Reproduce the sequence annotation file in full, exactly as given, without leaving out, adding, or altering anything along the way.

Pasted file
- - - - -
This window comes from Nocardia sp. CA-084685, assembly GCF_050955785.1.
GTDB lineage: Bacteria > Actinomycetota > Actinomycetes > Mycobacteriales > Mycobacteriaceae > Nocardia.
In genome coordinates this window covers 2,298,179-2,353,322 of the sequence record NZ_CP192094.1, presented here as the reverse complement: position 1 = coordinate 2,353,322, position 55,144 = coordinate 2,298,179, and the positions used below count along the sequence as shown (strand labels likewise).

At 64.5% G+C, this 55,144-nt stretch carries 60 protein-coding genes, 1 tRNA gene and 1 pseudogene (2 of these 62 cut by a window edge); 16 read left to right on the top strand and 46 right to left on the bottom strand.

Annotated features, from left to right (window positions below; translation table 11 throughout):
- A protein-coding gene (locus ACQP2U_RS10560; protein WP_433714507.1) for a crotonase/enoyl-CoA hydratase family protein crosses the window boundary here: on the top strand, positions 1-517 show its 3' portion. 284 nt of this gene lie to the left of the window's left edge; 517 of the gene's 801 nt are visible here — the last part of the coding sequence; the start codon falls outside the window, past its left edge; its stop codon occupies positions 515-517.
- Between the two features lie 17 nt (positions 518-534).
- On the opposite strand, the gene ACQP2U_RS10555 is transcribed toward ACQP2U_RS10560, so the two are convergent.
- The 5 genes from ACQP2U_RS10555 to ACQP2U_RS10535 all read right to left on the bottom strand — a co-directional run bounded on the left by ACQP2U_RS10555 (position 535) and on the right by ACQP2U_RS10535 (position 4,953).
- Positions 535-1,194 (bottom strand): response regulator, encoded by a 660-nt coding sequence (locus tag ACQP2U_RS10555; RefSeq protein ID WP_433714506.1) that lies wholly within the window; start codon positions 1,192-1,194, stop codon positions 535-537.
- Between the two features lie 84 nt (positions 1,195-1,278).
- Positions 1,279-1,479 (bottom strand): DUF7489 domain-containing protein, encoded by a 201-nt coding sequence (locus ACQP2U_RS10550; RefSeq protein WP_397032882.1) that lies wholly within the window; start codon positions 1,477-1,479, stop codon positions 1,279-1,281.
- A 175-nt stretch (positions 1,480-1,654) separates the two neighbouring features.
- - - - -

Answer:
This window comes from Nocardia sp. CA-084685, assembly GCF_050955785.1.
GTDB lineage: Bacteria > Actinomycetota > Actinomycetes > Mycobacteriales > Mycobacteriaceae > Nocardia.
In genome coordinates this window covers 2,298,179-2,353,322 of the sequence record NZ_CP192094.1, presented here as the reverse complement: position 1 = coordinate 2,353,322, position 55,144 = coordinate 2,298,179, and the positions used below count along the sequence as shown (strand labels likewise).

At 64.5% G+C, this 55,144-nt stretch carries 60 protein-coding genes, 1 tRNA gene and 1 pseudogene (2 of these 62 cut by a window edge); 16 read left to right on the top strand and 46 right to left on the bottom strand.

Annotated features, from left to right (window positions below; translation table 11 throughout):
- A protein-coding gene (locus ACQP2U_RS10560; protein WP_433714507.1) for a crotonase/enoyl-CoA hydratase family protein crosses the window boundary here: on the top strand, positions 1-517 show its 3' portion. 284 nt of this gene lie to the left of the window's left edge; 517 of the gene's 801 nt are visible here — the last part of the coding sequence; the start codon falls outside the window, past its left edge; its stop codon occupies positions 515-517.
- Between the two features lie 17 nt (positions 518-534).
- On the opposite strand, the gene ACQP2U_RS10555 is transcribed toward ACQP2U_RS10560, so the two are convergent.
- The 5 genes from ACQP2U_RS10555 to ACQP2U_RS10535 all read right to left on the bottom strand — a co-directional run bounded on the left by ACQP2U_RS10555 (position 535) and on the right by ACQP2U_RS10535 (position 4,953).
- Positions 535-1,194 (bottom strand): response regulator, encoded by a 660-nt coding sequence (locus tag ACQP2U_RS10555; RefSeq protein ID WP_433714506.1) that lies wholly within the window; start codon positions 1,192-1,194, stop codon positions 535-537.
- Between the two features lie 84 nt (positions 1,195-1,278).
- Positions 1,279-1,479 (bottom strand): DUF7489 domain-containing protein, encoded by a 201-nt coding sequence (locus ACQP2U_RS10550; RefSeq protein WP_397032882.1) that lies wholly within the window; start codon positions 1,477-1,479, stop codon positions 1,279-1,281.
- A 175-nt stretch (positions 1,480-1,654) separates the two neighbouring features.